When inserting a car key into the ignition, I am able to do so quickly and easily, without having to carefully line up the key with the keyhole. I can do this despite the fact that the keyhole is usually behind the wheel, in a spot I can't even see. Most car ignitions seem to have a "funnel" around the keyhole to make things easier, guiding the key into the ignition.
House keys, on the other hand, are not quite so user-friendly, and require careful alignment of the key and keyhole. More than one attempt might be required if the key misses the keyhole by even a little bit. Attempting to insert the key even while looking at the lock isn't guaranteed to succeed on the first try, and it becomes downright difficult if it's dark out or the lock is otherwise obscured.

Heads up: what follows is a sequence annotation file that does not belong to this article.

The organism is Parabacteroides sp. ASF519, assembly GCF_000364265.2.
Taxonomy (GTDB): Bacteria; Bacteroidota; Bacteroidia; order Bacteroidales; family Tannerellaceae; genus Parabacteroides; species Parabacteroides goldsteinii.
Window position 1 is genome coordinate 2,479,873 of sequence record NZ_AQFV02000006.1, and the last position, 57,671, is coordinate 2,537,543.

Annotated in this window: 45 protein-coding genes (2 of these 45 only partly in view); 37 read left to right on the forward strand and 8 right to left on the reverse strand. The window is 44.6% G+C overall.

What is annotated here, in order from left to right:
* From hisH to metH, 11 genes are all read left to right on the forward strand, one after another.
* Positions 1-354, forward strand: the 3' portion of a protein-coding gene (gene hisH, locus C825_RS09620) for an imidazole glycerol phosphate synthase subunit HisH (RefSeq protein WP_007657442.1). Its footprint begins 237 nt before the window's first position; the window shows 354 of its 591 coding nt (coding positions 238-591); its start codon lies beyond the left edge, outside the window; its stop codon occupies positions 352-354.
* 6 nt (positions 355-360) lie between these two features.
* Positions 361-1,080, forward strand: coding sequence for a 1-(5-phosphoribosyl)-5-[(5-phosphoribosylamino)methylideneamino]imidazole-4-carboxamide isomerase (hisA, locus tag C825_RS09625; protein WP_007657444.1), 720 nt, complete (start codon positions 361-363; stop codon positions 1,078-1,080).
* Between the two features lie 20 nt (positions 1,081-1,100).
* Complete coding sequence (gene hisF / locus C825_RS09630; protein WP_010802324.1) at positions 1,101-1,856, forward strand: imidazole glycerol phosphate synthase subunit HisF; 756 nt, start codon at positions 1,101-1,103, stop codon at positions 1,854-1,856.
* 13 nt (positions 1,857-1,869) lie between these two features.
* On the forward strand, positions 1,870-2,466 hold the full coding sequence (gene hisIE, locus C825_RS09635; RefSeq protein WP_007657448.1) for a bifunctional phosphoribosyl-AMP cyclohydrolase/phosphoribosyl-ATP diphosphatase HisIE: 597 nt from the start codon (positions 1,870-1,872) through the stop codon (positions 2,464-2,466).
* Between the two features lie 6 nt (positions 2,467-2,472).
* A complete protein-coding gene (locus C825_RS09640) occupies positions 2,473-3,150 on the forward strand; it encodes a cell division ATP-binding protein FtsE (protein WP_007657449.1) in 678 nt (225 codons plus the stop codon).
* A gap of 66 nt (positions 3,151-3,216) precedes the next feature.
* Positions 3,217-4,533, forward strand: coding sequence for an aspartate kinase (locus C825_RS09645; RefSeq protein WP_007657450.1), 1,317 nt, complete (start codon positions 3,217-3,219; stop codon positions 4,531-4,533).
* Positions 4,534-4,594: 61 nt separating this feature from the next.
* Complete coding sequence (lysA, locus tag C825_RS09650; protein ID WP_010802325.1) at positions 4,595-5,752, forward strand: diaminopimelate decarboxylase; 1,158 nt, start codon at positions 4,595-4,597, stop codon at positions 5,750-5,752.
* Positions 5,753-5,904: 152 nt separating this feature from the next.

Is there a reason why these are designed differently? I'm not asking about cut-edge vs. grooved keys, or electronic chip access, but rather the actual process of inserting the key into the keyhole.
So far, comments have discussed the idea that since houses are a bigger investment, there's less competitive pressure to improve such a small component of the whole. Still, it seems to me that locks can be easily replaced, and that a lock with a similar "easy-insert" design wouldn't be particularly more expensive than a regular door lock. However, I have never seen a door lock of this type, which strikes me as odd. It seems to be better design, and not any more expensive, which is why I'm looking for a more compelling reason for its nonexistence.